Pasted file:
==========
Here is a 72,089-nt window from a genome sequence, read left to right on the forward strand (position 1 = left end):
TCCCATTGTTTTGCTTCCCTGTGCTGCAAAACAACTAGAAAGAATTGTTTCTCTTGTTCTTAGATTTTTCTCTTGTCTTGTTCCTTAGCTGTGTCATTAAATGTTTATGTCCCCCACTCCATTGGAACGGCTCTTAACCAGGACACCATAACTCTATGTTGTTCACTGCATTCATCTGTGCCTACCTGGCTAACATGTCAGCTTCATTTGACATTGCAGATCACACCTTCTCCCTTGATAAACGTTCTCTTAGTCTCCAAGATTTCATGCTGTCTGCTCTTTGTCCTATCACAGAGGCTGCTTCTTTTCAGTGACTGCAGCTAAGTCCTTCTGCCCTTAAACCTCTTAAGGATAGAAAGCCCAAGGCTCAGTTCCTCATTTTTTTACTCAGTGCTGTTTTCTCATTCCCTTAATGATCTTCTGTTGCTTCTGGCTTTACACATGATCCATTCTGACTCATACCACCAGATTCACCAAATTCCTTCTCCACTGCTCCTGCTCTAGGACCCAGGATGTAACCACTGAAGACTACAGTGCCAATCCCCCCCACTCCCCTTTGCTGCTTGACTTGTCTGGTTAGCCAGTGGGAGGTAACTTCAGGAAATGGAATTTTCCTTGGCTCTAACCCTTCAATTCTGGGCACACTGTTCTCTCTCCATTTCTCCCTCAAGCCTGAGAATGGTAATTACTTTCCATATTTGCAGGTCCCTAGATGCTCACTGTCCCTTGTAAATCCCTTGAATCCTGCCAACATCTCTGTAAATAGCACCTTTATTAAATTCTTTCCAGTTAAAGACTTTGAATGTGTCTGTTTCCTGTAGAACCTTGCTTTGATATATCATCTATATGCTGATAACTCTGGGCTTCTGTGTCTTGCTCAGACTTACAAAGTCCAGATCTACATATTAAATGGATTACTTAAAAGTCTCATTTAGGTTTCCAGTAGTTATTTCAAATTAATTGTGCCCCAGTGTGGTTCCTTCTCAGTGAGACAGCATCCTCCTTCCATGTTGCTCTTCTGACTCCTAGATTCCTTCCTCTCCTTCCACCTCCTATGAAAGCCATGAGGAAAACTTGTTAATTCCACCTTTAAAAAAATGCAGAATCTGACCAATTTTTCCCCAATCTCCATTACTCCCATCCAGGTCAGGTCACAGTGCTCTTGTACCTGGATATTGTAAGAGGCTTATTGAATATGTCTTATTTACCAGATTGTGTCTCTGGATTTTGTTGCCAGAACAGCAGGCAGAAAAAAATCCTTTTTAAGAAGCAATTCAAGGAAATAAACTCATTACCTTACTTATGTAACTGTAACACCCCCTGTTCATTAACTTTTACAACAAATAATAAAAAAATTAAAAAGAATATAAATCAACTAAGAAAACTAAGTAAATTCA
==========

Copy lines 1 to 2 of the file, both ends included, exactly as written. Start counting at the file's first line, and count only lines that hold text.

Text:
Here is a 72,089-nt window from a genome sequence, read left to right on the forward strand (position 1 = left end):
TCCCATTGTTTTGCTTCCCTGTGCTGCAAAACAACTAGAAAGAATTGTTTCTCTTGTTCTTAGATTTTTCTCTTGTCTTGTTCCTTAGCTGTGTCATTAAATGTTTATGTCCCCCACTCCATTGGAACGGCTCTTAACCAGGACACCATAACTCTATGTTGTTCACTGCATTCATCTGTGCCTACCTGGCTAACATGTCAGCTTCATTTGACATTGCAGATCACACCTTCTCCCTTGATAAACGTTCTCTTAGTCTCCAAGATTTCATGCTGTCTGCTCTTTGTCCTATCACAGAGGCTGCTTCTTTTCAGTGACTGCAGCTAAGTCCTTCTGCCCTTAAACCTCTTAAGGATAGAAAGCCCAAGGCTCAGTTCCTCATTTTTTTACTCAGTGCTGTTTTCTCATTCCCTTAATGATCTTCTGTTGCTTCTGGCTTTACACATGATCCATTCTGACTCATACCACCAGATTCACCAAATTCCTTCTCCACTGCTCCTGCTCTAGGACCCAGGATGTAACCACTGAAGACTACAGTGCCAATCCCCCCCACTCCCCTTTGCTGCTTGACTTGTCTGGTTAGCCAGTGGGAGGTAACTTCAGGAAATGGAATTTTCCTTGGCTCTAACCCTTCAATTCTGGGCACACTGTTCTCTCTCCATTTCTCCCTCAAGCCTGAGAATGGTAATTACTTTCCATATTTGCAGGTCCCTAGATGCTCACTGTCCCTTGTAAATCCCTTGAATCCTGCCAACATCTCTGTAAATAGCACCTTTATTAAATTCTTTCCAGTTAAAGACTTTGAATGTGTCTGTTTCCTGTAGAACCTTGCTTTGATATATCATCTATATGCTGATAACTCTGGGCTTCTGTGTCTTGCTCAGACTTACAAAGTCCAGATCTACATATTAAATGGATTACTTAAAAGTCTCATTTAGGTTTCCAGTAGTTATTTCAAATTAATTGTGCCCCAGTGTGGTTCCTTCTCAGTGAGACAGCATCCTCCTTCCATGTTGCTCTTCTGACTCCTAGATTCCTTCCTCTCCTTCCACCTCCTATGAAAGCCATGAGGAAAACTTGTTAATTCCACCTTTAAAAAAATGCAGAATCTGACCAATTTTTCCCCAATCTCCATTACTCCCATCCAGGTCAGGTCACAGTGCTCTTGTACCTGGATATTGTAAGAGGCTTATTGAATATGTCTTATTTACCAGATTGTGTCTCTGGATTTTGTTGCCAGAACAGCAGGCAGAAAAAAATCCTTTTTAAGAAGCAATTCAAGGAAATAAACTCATTACCTTACTTATGTAACTGTAACACCCCCTGTTCATTAACTTTTACAACAAATAATAAAAAAATTAAAAAGAATATAAATCAACTAAGAAAACTAAGTAAATTCA